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Minor Histocompatibility Genes and Their Antigens 1

Ralph J. Graff

Waldheim Department of Surgery
Jewish Hospital of St. Louis
Washington University School of Medicine
St. Louis, Missouri

Progress in transplantation immunogenetics has depended heavily on the development of inbred mouse strains. The earliest observations indicating that acceptance of allografts was at least partially heritable were made in closed mouse colonies. With the production of inbred mouse strains, the basic principles of transplantation immunogenetics developed more readily: outstanding examples were the finding that the acceptance of allografts is a polygenic trait, and that histocompatibility genes can be isolated in congenic strain pairs.

Since the present report will deal with histocompatibility genes and their antigens, particularly the minor histocompatibility genes and antigens, it would be appropriate to define these terms. Histocompatibility antigens (H-antigens) are found on a broad distribution of tissues and immunological reaction against them results in the rejection of antigen-bearing tissues. This definition excludes tissue-specific antigens such as the blood group antigens (the Ea series in the mouse) and the lymphocyte antigens (the Ly series in the mouse). In addition, it excludes modulating antigens -- antigens that evoke immunological reactions not resulting in tissue rejection (TL in the mouse). The term minor H-antigen is complementary to the term major H-antigen. The major H-antigens are under the genetic control of the H-2 complex, a group of closely linked genes on chromosome 17. The minor H-antigens are controlled by genes scattered throughout the remainder of the chromosomes in addition to four genes located on chromosome 17.

Estimates of the Number of H-Loci

The role of genetics in transplantation was first suggested by Loeb ( 1) and Tyzzer ( 2), but it remained for Little ( 3) in his classical publication, "A Possible Mendelian Explanation for a Type of Inheritance Apparently Non-Mendelian in Nature," to hypothesize that the susceptibility or resistance to the growth of an allograft was under the control of multiple genes, subsequently named histocompatibility genes by Snell ( 4). In a later publication, Little and Tyzzer ( 5) produced F2 mice from the initial cross of a Japanese waltzing mouse and a common house mouse. They used the acceptance or rejection of a Japanese waltzing mouse tumor by the F2 mice to estimate that the Japanese waltzing mouse and the common house mouse differed by 14-15 H-genes. The technique suffered from two shortcomings: 1) because of the large number of H-genes by which the parental strains differed, very few grafts were accepted and the resultant error was great, and 2) the technique allowed only one opportunity for crossover; therefore multiple closely linked H-genes behaved as one gene. Bailey and Mobraaten ( 6) minimized these two shortcomings by basing their estimates on the survival of skin grafted between partially inbred mice and from multiple backcrossed mice to parental strain mice. In both cases the number of surviving skin grafts and the opportunities for crossovers are increased manyfold. Using these techniques Bailey and Mobraaten estimated that strains BALB/cBy and C57BL/6By differ by 28 or 29 H-genes.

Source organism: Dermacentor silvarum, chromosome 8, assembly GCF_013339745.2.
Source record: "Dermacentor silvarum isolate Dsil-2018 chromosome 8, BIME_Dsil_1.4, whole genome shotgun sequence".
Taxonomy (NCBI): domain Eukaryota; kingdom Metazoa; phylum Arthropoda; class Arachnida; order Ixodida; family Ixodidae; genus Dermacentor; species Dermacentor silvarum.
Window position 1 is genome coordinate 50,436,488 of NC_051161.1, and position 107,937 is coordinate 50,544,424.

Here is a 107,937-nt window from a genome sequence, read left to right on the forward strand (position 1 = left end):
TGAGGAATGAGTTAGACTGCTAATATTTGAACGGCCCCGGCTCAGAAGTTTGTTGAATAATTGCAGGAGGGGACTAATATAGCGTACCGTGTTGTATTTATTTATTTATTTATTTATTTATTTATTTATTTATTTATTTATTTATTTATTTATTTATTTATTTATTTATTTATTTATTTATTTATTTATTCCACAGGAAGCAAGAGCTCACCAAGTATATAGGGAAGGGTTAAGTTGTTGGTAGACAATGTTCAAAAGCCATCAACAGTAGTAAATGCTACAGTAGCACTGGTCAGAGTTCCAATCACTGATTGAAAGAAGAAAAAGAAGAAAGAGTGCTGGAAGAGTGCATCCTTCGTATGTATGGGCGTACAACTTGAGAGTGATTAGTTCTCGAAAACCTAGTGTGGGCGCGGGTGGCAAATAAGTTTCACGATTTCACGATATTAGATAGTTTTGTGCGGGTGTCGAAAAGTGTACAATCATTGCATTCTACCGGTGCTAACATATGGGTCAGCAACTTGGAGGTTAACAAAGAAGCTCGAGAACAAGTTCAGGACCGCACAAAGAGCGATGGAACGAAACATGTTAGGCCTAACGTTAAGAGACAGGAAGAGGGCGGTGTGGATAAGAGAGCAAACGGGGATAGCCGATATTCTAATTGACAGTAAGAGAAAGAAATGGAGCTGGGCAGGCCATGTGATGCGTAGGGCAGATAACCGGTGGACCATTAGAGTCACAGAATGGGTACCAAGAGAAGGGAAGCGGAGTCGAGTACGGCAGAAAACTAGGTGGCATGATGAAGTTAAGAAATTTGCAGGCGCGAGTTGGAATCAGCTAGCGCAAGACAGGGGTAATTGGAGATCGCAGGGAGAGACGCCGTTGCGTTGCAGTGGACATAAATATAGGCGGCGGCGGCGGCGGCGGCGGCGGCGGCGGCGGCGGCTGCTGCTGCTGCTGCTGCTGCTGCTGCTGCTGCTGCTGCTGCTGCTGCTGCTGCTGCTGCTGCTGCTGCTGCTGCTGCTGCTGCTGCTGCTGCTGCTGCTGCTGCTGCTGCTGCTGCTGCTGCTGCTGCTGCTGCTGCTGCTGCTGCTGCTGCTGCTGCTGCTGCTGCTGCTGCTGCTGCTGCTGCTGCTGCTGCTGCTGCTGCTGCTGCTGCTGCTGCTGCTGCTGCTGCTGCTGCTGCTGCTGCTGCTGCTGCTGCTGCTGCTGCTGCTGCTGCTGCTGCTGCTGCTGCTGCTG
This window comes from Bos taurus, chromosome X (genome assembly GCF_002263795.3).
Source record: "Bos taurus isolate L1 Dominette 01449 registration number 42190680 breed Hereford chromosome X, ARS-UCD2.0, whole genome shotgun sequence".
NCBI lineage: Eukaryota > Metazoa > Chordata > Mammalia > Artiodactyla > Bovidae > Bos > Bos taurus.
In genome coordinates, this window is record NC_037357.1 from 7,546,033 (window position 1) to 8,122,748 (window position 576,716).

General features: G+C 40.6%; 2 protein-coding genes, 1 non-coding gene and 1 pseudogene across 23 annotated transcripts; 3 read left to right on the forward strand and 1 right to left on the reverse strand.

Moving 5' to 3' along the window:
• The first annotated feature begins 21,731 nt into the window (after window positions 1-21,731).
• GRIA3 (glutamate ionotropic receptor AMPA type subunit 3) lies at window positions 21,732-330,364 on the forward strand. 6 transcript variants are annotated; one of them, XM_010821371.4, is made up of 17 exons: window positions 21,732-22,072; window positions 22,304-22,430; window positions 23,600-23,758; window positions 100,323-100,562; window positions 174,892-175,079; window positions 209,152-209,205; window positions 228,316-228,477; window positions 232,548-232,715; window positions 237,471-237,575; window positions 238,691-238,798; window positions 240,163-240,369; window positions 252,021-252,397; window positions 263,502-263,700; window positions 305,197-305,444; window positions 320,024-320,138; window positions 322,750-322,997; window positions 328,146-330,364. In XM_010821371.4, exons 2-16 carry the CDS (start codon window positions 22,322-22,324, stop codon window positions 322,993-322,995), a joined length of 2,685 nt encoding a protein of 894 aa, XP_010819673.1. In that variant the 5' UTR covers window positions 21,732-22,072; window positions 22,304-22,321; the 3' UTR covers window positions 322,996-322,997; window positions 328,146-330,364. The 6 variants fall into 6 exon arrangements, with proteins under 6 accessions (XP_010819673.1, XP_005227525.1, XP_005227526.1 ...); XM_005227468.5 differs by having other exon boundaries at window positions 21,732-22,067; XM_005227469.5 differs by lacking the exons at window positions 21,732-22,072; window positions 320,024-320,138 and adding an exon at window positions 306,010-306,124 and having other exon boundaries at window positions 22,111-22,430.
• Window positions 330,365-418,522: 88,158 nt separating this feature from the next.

To determine if Bailey's estimate, which was significantly larger than previous estimates, was typical of other strain combinations, we have tested additional strain pairs. We used the multiple backcross technique to estimate the number of genes by which DBA/2J and B10.D2 differ (these two strains both possess the H-2d haplotype). These strains were crossed and female offspring backcrossed to B10.D2 males for multiple generations. Skin was grafted to B10.D2 males from females of backcross generations N4 through N8. If the skin grafts were not rejected within 100 days, whenever possible a second B10.D2 male was immunized with 5 x 106 spleen cells from the female donor, skin grafted, and scored for 250 days. The formula L = sn-1 was used to estimate the number of histocompatibility differences between DBA/2J and B10.D2 (L = number of H-genes, n = the generation in which all grafts of a given line were accepted). Based on the responses of unimmunized hosts an H-gene difference of 28 genes was estimated. Based on the responses of immunized hosts an H-gene difference of 63 genes was estimated. In order to estimate the number of H-differences by which C57BL/6J and DBA/2J differ, orthotopic tail skin grafts were exchanged between unimmunized, sex-matched, full siblings of 16 sublines derived from a C57BL/6J-DBA/2J cross. These sublines had been through 13 to 17 sibling matings. The grafts were scored for 100 days. Using the formula S = (3/4)rL (5/8)vL (S = surviving fraction, r and v are constants dependent on the generation number), it was estimated that these strains differed by 34 H-genes (28 in males, 39 in females) ( 7). Similarly the number of H-genes by which C57BL/6J and C3H/HeJ differ was estimated to be 32 (37 in males, 27 in females) ( 7). These results for strain combinations B10.D2 - DBA/2J, C57BL/6J - DBA/2J, and C57BL/6J - C3H/HeJ are of the same order of magnitude as Bailey's estimate for C57BL/6By - BALB/cBy. It is likely that the counts of 28 to 34 for histocompatibility differences between unrelated strains are representative.